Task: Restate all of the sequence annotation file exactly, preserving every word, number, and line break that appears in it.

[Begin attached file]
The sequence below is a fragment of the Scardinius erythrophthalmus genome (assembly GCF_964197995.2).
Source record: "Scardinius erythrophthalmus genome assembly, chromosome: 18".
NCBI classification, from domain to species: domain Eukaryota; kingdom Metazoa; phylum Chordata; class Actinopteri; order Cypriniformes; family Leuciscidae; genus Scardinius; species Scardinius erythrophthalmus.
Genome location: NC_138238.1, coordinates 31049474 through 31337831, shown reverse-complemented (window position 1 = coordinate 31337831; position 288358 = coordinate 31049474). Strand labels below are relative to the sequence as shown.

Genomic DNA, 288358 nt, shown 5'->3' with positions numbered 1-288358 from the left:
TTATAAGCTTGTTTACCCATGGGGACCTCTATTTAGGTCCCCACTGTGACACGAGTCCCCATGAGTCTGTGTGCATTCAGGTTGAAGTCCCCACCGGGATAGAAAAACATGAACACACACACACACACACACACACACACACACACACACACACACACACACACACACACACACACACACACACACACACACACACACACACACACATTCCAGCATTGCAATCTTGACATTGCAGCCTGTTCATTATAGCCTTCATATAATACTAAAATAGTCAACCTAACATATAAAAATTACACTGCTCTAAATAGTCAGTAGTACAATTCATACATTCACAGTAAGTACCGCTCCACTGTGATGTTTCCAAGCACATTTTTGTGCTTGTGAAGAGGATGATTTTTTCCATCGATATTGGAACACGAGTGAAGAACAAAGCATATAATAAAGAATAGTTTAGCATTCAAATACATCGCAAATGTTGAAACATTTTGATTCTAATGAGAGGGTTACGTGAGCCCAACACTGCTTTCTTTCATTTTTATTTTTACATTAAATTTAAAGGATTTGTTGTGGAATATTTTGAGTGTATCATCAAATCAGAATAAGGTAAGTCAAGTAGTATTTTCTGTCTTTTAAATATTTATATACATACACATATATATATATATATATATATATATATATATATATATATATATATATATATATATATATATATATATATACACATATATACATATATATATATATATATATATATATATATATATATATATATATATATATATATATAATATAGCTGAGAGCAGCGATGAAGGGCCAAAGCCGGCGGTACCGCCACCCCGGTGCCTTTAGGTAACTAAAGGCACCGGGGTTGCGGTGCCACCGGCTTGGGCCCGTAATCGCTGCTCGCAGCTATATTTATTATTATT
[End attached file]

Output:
The sequence below is a fragment of the Scardinius erythrophthalmus genome (assembly GCF_964197995.2).
Source record: "Scardinius erythrophthalmus genome assembly, chromosome: 18".
NCBI classification, from domain to species: domain Eukaryota; kingdom Metazoa; phylum Chordata; class Actinopteri; order Cypriniformes; family Leuciscidae; genus Scardinius; species Scardinius erythrophthalmus.
Genome location: NC_138238.1, coordinates 31049474 through 31337831, shown reverse-complemented (window position 1 = coordinate 31337831; position 288358 = coordinate 31049474). Strand labels below are relative to the sequence as shown.

Genomic DNA, 288358 nt, shown 5'->3' with positions numbered 1-288358 from the left:
TTATAAGCTTGTTTACCCATGGGGACCTCTATTTAGGTCCCCACTGTGACACGAGTCCCCATGAGTCTGTGTGCATTCAGGTTGAAGTCCCCACCGGGATAGAAAAACATGAACACACACACACACACACACACACACACACACACACACACACACACACACACACACACACACACACACACACACACACACACACACACACACACATTCCAGCATTGCAATCTTGACATTGCAGCCTGTTCATTATAGCCTTCATATAATACTAAAATAGTCAACCTAACATATAAAAATTACACTGCTCTAAATAGTCAGTAGTACAATTCATACATTCACAGTAAGTACCGCTCCACTGTGATGTTTCCAAGCACATTTTTGTGCTTGTGAAGAGGATGATTTTTTCCATCGATATTGGAACACGAGTGAAGAACAAAGCATATAATAAAGAATAGTTTAGCATTCAAATACATCGCAAATGTTGAAACATTTTGATTCTAATGAGAGGGTTACGTGAGCCCAACACTGCTTTCTTTCATTTTTATTTTTACATTAAATTTAAAGGATTTGTTGTGGAATATTTTGAGTGTATCATCAAATCAGAATAAGGTAAGTCAAGTAGTATTTTCTGTCTTTTAAATATTTATATACATACACATATATATATATATATATATATATATATATATATATATATATATATATATATATATATATATATATATATACACATATATACATATATATATATATATATATATATATATATATATATATATATATATATATATATATAATATAGCTGAGAGCAGCGATGAAGGGCCAAAGCCGGCGGTACCGCCACCCCGGTGCCTTTAGGTAACTAAAGGCACCGGGGTTGCGGTGCCACCGGCTTGGGCCCGTAATCGCTGCTCGCAGCTATATTTATTATTATT